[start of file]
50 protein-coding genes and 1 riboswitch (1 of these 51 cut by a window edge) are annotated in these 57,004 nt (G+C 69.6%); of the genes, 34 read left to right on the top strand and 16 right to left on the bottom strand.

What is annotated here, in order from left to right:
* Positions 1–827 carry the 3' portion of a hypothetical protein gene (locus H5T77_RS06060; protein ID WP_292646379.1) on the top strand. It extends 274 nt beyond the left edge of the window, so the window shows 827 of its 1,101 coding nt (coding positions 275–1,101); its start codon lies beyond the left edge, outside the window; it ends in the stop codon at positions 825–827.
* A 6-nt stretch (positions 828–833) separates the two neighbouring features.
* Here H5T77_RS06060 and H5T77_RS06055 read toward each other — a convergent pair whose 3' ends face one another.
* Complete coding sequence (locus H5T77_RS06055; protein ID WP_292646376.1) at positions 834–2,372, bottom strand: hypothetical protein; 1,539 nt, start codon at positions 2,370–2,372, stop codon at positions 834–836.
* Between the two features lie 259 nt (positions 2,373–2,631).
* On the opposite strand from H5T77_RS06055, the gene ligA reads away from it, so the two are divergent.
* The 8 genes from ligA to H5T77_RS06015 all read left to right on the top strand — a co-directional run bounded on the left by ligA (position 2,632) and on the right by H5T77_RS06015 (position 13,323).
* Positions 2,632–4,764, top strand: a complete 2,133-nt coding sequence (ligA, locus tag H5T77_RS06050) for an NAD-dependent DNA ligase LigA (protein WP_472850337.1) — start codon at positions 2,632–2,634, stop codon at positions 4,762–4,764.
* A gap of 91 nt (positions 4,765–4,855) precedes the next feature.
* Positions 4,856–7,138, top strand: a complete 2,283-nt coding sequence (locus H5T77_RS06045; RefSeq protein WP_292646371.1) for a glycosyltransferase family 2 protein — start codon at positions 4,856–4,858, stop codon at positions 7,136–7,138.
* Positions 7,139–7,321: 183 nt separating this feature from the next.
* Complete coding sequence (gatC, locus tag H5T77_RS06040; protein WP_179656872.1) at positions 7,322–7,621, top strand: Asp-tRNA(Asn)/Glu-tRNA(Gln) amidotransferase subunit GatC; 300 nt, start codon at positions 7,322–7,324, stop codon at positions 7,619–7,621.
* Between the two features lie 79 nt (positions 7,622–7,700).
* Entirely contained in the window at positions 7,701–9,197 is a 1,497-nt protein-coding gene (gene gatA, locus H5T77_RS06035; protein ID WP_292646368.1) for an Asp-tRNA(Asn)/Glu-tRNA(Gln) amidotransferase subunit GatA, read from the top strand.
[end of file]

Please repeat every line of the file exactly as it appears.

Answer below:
50 protein-coding genes and 1 riboswitch (1 of these 51 cut by a window edge) are annotated in these 57,004 nt (G+C 69.6%); of the genes, 34 read left to right on the top strand and 16 right to left on the bottom strand.

What is annotated here, in order from left to right:
* Positions 1–827 carry the 3' portion of a hypothetical protein gene (locus H5T77_RS06060; protein ID WP_292646379.1) on the top strand. It extends 274 nt beyond the left edge of the window, so the window shows 827 of its 1,101 coding nt (coding positions 275–1,101); its start codon lies beyond the left edge, outside the window; it ends in the stop codon at positions 825–827.
* A 6-nt stretch (positions 828–833) separates the two neighbouring features.
* Here H5T77_RS06060 and H5T77_RS06055 read toward each other — a convergent pair whose 3' ends face one another.
* Complete coding sequence (locus H5T77_RS06055; protein ID WP_292646376.1) at positions 834–2,372, bottom strand: hypothetical protein; 1,539 nt, start codon at positions 2,370–2,372, stop codon at positions 834–836.
* Between the two features lie 259 nt (positions 2,373–2,631).
* On the opposite strand from H5T77_RS06055, the gene ligA reads away from it, so the two are divergent.
* The 8 genes from ligA to H5T77_RS06015 all read left to right on the top strand — a co-directional run bounded on the left by ligA (position 2,632) and on the right by H5T77_RS06015 (position 13,323).
* Positions 2,632–4,764, top strand: a complete 2,133-nt coding sequence (ligA, locus tag H5T77_RS06050) for an NAD-dependent DNA ligase LigA (protein WP_472850337.1) — start codon at positions 2,632–2,634, stop codon at positions 4,762–4,764.
* A gap of 91 nt (positions 4,765–4,855) precedes the next feature.
* Positions 4,856–7,138, top strand: a complete 2,283-nt coding sequence (locus H5T77_RS06045; RefSeq protein WP_292646371.1) for a glycosyltransferase family 2 protein — start codon at positions 4,856–4,858, stop codon at positions 7,136–7,138.
* Positions 7,139–7,321: 183 nt separating this feature from the next.
* Complete coding sequence (gatC, locus tag H5T77_RS06040; protein WP_179656872.1) at positions 7,322–7,621, top strand: Asp-tRNA(Asn)/Glu-tRNA(Gln) amidotransferase subunit GatC; 300 nt, start codon at positions 7,322–7,324, stop codon at positions 7,619–7,621.
* Between the two features lie 79 nt (positions 7,622–7,700).
* Entirely contained in the window at positions 7,701–9,197 is a 1,497-nt protein-coding gene (gene gatA, locus H5T77_RS06035; protein ID WP_292646368.1) for an Asp-tRNA(Asn)/Glu-tRNA(Gln) amidotransferase subunit GatA, read from the top strand.